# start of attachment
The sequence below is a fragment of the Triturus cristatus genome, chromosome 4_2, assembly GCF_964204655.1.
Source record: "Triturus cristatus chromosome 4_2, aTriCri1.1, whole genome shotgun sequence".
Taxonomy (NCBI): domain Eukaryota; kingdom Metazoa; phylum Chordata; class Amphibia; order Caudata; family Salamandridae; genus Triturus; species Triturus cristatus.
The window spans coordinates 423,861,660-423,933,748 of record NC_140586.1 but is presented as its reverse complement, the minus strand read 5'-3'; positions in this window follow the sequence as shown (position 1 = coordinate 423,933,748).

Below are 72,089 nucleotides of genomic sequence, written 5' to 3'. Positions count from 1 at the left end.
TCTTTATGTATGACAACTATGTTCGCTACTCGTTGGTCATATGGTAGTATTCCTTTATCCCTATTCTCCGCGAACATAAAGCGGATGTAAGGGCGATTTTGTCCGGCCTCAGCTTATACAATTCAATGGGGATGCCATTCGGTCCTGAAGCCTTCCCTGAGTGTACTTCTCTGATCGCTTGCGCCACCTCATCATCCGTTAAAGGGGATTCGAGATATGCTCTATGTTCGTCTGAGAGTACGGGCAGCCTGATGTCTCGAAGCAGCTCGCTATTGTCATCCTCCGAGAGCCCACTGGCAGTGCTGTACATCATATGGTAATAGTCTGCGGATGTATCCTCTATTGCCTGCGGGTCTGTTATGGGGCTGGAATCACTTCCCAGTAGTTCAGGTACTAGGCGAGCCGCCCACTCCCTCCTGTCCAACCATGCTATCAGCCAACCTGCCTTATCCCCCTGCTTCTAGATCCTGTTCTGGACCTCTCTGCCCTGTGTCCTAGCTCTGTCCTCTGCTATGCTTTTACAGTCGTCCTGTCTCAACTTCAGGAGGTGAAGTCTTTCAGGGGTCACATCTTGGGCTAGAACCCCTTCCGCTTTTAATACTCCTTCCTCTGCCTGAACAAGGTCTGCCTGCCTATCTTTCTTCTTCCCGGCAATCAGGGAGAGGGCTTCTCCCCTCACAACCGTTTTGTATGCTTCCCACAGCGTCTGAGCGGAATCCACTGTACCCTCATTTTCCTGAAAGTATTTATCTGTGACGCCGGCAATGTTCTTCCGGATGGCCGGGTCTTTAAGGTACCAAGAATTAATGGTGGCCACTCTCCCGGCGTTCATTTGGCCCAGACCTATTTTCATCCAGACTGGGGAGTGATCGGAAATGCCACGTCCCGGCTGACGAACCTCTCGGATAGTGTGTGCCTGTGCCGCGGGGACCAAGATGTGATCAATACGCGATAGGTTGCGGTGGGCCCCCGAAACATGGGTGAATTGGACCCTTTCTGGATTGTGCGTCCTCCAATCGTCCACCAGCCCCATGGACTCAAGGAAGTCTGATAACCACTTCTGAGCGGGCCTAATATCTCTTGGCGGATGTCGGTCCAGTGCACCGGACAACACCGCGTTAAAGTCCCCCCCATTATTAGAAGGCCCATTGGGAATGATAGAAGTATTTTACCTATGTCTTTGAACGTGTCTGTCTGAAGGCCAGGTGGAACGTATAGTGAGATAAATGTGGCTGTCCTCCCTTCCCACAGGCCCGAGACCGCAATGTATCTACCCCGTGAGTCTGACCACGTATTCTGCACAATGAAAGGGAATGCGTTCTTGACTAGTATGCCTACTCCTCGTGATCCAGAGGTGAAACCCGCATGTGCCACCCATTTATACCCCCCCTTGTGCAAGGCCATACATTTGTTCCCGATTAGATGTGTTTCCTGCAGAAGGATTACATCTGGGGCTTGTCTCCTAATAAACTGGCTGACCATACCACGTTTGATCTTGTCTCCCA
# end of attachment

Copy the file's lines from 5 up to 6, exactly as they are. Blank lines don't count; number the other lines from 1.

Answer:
Below are 72,089 nucleotides of genomic sequence, written 5' to 3'. Positions count from 1 at the left end.
TCTTTATGTATGACAACTATGTTCGCTACTCGTTGGTCATATGGTAGTATTCCTTTATCCCTATTCTCCGCGAACATAAAGCGGATGTAAGGGCGATTTTGTCCGGCCTCAGCTTATACAATTCAATGGGGATGCCATTCGGTCCTGAAGCCTTCCCTGAGTGTACTTCTCTGATCGCTTGCGCCACCTCATCATCCGTTAAAGGGGATTCGAGATATGCTCTATGTTCGTCTGAGAGTACGGGCAGCCTGATGTCTCGAAGCAGCTCGCTATTGTCATCCTCCGAGAGCCCACTGGCAGTGCTGTACATCATATGGTAATAGTCTGCGGATGTATCCTCTATTGCCTGCGGGTCTGTTATGGGGCTGGAATCACTTCCCAGTAGTTCAGGTACTAGGCGAGCCGCCCACTCCCTCCTGTCCAACCATGCTATCAGCCAACCTGCCTTATCCCCCTGCTTCTAGATCCTGTTCTGGACCTCTCTGCCCTGTGTCCTAGCTCTGTCCTCTGCTATGCTTTTACAGTCGTCCTGTCTCAACTTCAGGAGGTGAAGTCTTTCAGGGGTCACATCTTGGGCTAGAACCCCTTCCGCTTTTAATACTCCTTCCTCTGCCTGAACAAGGTCTGCCTGCCTATCTTTCTTCTTCCCGGCAATCAGGGAGAGGGCTTCTCCCCTCACAACCGTTTTGTATGCTTCCCACAGCGTCTGAGCGGAATCCACTGTACCCTCATTTTCCTGAAAGTATTTATCTGTGACGCCGGCAATGTTCTTCCGGATGGCCGGGTCTTTAAGGTACCAAGAATTAATGGTGGCCACTCTCCCGGCGTTCATTTGGCCCAGACCTATTTTCATCCAGACTGGGGAGTGATCGGAAATGCCACGTCCCGGCTGACGAACCTCTCGGATAGTGTGTGCCTGTGCCGCGGGGACCAAGATGTGATCAATACGCGATAGGTTGCGGTGGGCCCCCGAAACATGGGTGAATTGGACCCTTTCTGGATTGTGCGTCCTCCAATCGTCCACCAGCCCCATGGACTCAAGGAAGTCTGATAACCACTTCTGAGCGGGCCTAATATCTCTTGGCGGATGTCGGTCCAGTGCACCGGACAACACCGCGTTAAAGTCCCCCCCATTATTAGAAGGCCCATTGGGAATGATAGAAGTATTTTACCTATGTCTTTGAACGTGTCTGTCTGAAGGCCAGGTGGAACGTATAGTGAGATAAATGTGGCTGTCCTCCCTTCCCACAGGCCCGAGACCGCAATGTATCTACCCCGTGAGTCTGACCACGTATTCTGCACAATGAAAGGGAATGCGTTCTTGACTAGTATGCCTACTCCTCGTGATCCAGAGGTGAAACCCGCATGTGCCACCCATTTATACCCCCCCTTGTGCAAGGCCATACATTTGTTCCCGATTAGATGTGTTTCCTGCAGAAGGATTACATCTGGGGCTTGTCTCCTAATAAACTGGCTGACCATACCACGTTTGATCTTGTCTCCCA